Dedicated Courage: A Psychometric Profile of Harriet Tubman Share:
- Steve Williamson, Dir. Product Development, eRep, Inc.
- Monday, November 11, 2019
"There was one of two things I had a right to," Harriet Tubman explained, "liberty or death; if I could not have one, I would have the other."
The story of Harriet Tubman is one of decisive compassion and justice. She was a courageous and dedicated hero of freedom at a time in American history when human beings were considered property to be bought and sold. She focused her indomitable will toward the righteous goal of raising all of humanity to a state of equality and justice.
We have a history of Harriet Tubman's trials and accomplishments, but what do we know about the woman herself? In this article, we will analyze her history and actions and relationships and drive to produce a psychometric profile of what may be America's most inspirational icon of personal freedom (and all-around badass).
Harriet Tubman was born sometime around 1822 (the exact date is unclear) in Maryland with the given name of Araminta "Minty" Ross. Her enslaved parents were Harriet "Rit" Ross and father Ben Ross.
Araminta learned early in her life that resistance against white slave owners was possible when she witnessed her mother, Rit, defend the sale of her youngest son, Moses, saying, "You are after my son; but the first man that comes into my house, I will split his head open."
Minty, as she was nicknamed, cared for her master's small child and was whipped if the child woke and cried. She learned how to find solutions to challenging problems, by hiding effectively and wearing layers of clothing as protection against beatings (and fighting back). This resourcefulness and grit would help her as an adult.
In 1844, Araminta Ross married John Tubman, and in addition to taking on Tubman's last name, she changed her first name to Harriet, after her mother.
Now going by the name Harriet Tubman, she escaped once with her two brothers (leaving her husband behind) but returned when the brothers had second thoughts. The two men went back, forcing Harriet to return with them. Soon afterward, Harriet escaped again, this time alone. Tubman demonstrated her natural leadership throughout her life while also exhibiting a remarkable ability to think and act independently.
Despite the mortal danger she faced as an escaped slave, Harriet Tubman returned to Maryland many times to rescue others. She was compelled by a sense of compassion for other people as well as a drive to pursue justice. For example, after going back to get her husband John, she found out he had since married another woman. She checked her anger and instead of bringing him north, she found other slaves who wanted to escape and guided them to freedom in Philadelphia.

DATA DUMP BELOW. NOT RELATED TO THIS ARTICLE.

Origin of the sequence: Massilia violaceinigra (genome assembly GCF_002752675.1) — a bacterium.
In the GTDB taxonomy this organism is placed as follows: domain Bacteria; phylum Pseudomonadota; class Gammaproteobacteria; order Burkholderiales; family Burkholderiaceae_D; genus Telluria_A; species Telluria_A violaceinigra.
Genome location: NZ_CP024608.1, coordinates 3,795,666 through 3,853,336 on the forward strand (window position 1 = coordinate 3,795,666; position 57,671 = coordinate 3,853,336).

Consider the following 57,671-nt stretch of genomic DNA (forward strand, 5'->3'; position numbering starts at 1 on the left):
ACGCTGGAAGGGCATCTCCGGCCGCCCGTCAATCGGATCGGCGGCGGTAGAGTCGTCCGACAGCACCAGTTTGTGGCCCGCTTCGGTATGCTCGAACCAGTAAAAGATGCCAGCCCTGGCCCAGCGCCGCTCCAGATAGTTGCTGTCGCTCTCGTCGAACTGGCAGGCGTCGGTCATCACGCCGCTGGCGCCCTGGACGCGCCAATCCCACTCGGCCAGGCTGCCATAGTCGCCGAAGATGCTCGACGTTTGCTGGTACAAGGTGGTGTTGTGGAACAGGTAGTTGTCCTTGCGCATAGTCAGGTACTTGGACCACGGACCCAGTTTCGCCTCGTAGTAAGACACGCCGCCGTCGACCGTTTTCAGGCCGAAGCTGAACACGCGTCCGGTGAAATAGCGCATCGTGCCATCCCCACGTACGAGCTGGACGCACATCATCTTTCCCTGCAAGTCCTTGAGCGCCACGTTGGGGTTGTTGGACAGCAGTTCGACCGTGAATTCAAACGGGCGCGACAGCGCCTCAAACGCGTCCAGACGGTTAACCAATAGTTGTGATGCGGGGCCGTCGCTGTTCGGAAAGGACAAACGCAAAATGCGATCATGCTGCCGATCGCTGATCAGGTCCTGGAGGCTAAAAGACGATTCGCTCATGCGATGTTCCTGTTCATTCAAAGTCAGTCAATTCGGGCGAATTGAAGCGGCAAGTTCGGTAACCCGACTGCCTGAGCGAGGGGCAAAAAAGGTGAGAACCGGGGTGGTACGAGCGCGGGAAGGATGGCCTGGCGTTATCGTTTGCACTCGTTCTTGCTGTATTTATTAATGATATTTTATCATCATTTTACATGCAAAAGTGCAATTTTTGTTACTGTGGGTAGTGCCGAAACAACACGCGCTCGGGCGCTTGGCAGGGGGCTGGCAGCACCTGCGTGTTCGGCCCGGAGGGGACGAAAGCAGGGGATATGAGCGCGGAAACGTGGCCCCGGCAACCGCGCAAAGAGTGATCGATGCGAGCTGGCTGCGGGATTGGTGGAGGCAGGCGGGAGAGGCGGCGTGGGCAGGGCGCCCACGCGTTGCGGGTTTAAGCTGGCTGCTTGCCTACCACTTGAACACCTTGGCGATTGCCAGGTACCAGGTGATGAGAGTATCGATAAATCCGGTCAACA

Every time Harriet went back to rescue others, she became more confident. She helped several relatives, and even her aged parents, declaring, "I was free, and they should be free."
Some hallmarks of Harriet Tubman's actions and attitudes are her courage in the face of danger, tremendous ingenuity and versatility in finding covert ways to get slaves safely through the Underground Railroad, her compassion for others, and her selfless and unwavering sense of justice.
Tubman was brave as well as tenacious. She helped the Union Army in several important missions during the Civil War as a scout and guide. Later in life, she fought alongside suffragists Susan B. Anthony and Emily Howland, seeking to gain women the right to vote. To her, the connection between personal freedom and the right to vote were interlinked.
Because of these qualities, we estimate that Harriet Tubman's Core Values Index profile was likely primarily Builder and secondarily Innovator. She never hesitated to act and took bold action as both an individual seeking freedom and as a leader of others. Tubman was innovative and never backed down from a challenge to solve problems that had potentially fatal consequences if she failed. She was also driven by compassion for others, a trait attributed to Innovators more than any other core value energy.
Harriet Tubman's tertiary core value energy was likely Banker. Her sense of justice was a powerful component of her personality, although it played a slightly smaller role in her life behind her decisive action and innovative compassion.
Merchant core value energy was most likely Harriet Tubman's lowest attribute. She exhibited no indication that she cared what others thought of her, nor did she show any tendency toward social manipulation of others (both of these are characteristics of Merchant conflict resolution strategies).
Builder/Innovators excel at getting things done in challenging situations, and do not hesitate to act whether operating alone or in a leadership position. These qualities, and more, describe the likely psychometric profile of one of the bravest and most compassionate individuals in American history.
Go to eRep.com/core-values-index/ to learn more about the CVI or to take the Core Values Index assessment.
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Innovator/Banker - Dir. Product Development, eRep, Inc.
Steve has a career in information technology and software development spanning three decades. He is the author of a series of fantasy novels called The Taesian Chronicles (www.taesia.com), and when he isn't writing he enjoys motorcycle adventure touring and buzzing around the skies in his home-built flight simulator.